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SA tourism faces huge African competition

Dec 18 2016 06:03
Aldi Schoeman

Johannesburg - South Africa is no longer like the eldest child who gets all the attention from tourists visiting Africa – there are brothers and sisters also demanding their turn.

Mmatsatsi Ramawela, CEO of the Tourism Business Council of SA, said: “Africa is awakening, and that means South Africa has more competitors than before.”

East Africa is growing at a more rapid rate than the rest of the continent, and is becoming an increasingly attractive tourist destination, according to the International Monetary Fund.

According to statistics from Airports Company SA, the number of passengers using Cape Town International Airport this year has grown by 6.2%.

At King Shaka in Durban, the growth was 9%, but at OR Tambo in Johannesburg, it was only 2.7%.

King Shaka opened its doors in May 2010 and cost R6.8 billion to build.

Growth at OR Tambo is, however, from a higher base – the airport processed nearly 20.4 million passengers last year, compared with 9.6 million in Cape Town and 2.1 million at King Shaka.

The number of overseas passengers stopping over in South Africa while on their way to other destinations declined by 7.5% from September last year to September this year, according to the latest figures from Stats SA.

Cape Town would this year process 10 million visitors for the first time, said Chris Zweigenthal, CEO of the Airlines Association of Southern Africa.

Ramawela said various countries in east Africa were strengthening their tourism offering. “Important meetings take place in Kigali [Rwanda’s capital].”

A new international conference centre was opened there in July.

In May, the city hosted the meeting of the World Economic Forum.

Addis Ababa Bole International Airport in Ethiopia is being expanded and Ethiopian Airlines is seen as one of the most successful airlines on the continent.

Kenya, Rwanda and Uganda have a shared tourism visa – something that would significantly benefit other countries in southern Africa, said Ramawela.

Cape Town and King Shaka’s success is attributed to the addition of flight routes to these cities, among other things.

German airline Lufthansa’s new flight from Cape Town to Frankfurt is the latest.

Emirates has a third daily flight between Cape Town and Dubai, and British Airways has three new flights between Gatwick and Cape Town.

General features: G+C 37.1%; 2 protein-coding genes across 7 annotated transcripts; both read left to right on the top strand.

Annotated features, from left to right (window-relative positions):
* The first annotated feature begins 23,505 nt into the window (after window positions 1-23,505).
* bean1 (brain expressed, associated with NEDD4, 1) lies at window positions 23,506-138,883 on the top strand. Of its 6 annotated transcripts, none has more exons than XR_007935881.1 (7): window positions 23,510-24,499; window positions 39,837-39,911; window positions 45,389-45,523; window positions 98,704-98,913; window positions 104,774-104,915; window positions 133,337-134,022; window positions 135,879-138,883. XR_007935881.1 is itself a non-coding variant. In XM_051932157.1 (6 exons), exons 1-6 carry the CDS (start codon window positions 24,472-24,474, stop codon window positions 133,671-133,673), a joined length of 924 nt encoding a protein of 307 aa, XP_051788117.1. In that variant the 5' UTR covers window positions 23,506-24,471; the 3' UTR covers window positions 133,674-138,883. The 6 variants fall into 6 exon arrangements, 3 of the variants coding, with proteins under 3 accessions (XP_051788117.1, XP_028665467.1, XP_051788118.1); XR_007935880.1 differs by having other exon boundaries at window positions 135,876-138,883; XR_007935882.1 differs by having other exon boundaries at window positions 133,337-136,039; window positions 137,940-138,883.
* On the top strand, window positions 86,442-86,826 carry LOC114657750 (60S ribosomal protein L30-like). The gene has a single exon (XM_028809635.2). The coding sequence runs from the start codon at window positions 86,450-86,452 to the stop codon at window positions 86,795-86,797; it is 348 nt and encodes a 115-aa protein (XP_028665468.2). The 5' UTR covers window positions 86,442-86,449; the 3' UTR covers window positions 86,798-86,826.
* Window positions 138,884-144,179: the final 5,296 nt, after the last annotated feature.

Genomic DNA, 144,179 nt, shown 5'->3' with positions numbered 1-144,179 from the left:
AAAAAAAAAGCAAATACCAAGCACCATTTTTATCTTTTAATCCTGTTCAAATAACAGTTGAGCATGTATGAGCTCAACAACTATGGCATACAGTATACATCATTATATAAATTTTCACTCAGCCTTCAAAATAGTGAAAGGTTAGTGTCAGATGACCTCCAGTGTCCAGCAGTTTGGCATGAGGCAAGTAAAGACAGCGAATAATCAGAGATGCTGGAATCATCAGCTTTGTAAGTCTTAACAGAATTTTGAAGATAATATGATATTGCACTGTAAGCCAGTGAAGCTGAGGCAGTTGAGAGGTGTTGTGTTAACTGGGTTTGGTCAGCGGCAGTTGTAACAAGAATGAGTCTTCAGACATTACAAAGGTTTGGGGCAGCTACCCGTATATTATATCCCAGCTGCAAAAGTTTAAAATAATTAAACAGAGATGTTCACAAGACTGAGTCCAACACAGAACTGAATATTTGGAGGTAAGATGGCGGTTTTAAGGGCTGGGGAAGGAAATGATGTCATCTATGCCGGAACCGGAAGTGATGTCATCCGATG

In the last quarter of last year, King Shaka added four flights a week to Ethiopia, four to Qatar, three to Turkey and four to Zambia to its schedule.

Air Namibia has started flying from Windhoek to Gaborone in Botswana, and then to Durban and back, according to Colin Naidoo, a spokesperson for the airport.

Air Namibia flies its Windhoek-Gaborone-Durban schedule four times a week with capacity for 37 passengers and 500kg of cargo.

It is also scheduled to begin a flight to the Seychelles in March.

The international airports in Windhoek and Gabarone would also have played a role in enticing some passengers because there were more direct flights to those airports, said Zweigenthal.

On top of that, Victoria Falls in Zimbabwe now has an international airport and Ethiopian Airlines will begin flying there from March.

According to Zweigenthal, Qatar had also indicated that it wanted to begin flying to Victoria Falls.

That said, it’s actually good for everyone if African countries become more popular.

“Africa only has 2.5% of total air traffic in the world, so there are many opportunities for growth,” Zweigenthal said.

But he also said that recent problems with long queues at immigration at OR Tambo and the confusion over unabridged birth certificates that are required when parents travel with their children are holding South Africa back.

“Long queues are a reality everywhere, but what makes people angry is when all the counters are not manned. People are more patient when they see that there are staff members at all the counters.”

He welcomed the announcement by Home Affairs Minister Malusi Gigaba that an additional 255 employees would be deployed during the festive season to help alleviate congestion at border posts.

At OR Tambo, an additional 92 staff members will assist with processing foreign visitors.

Gigaba emphasised that the arrangement was only temporary and that a more sustainable solution would be found after the festive season.

According to the UN’s World Tourism Organisation, international arrivals between January and September have increased by 4% compared with the same time last year.

In Africa, arrivals increased by 8%, while in Europe, arrivals rose by 2%. South America saw an increase of 7%, North America rose by 4%, and Asia and Australia by 9%.

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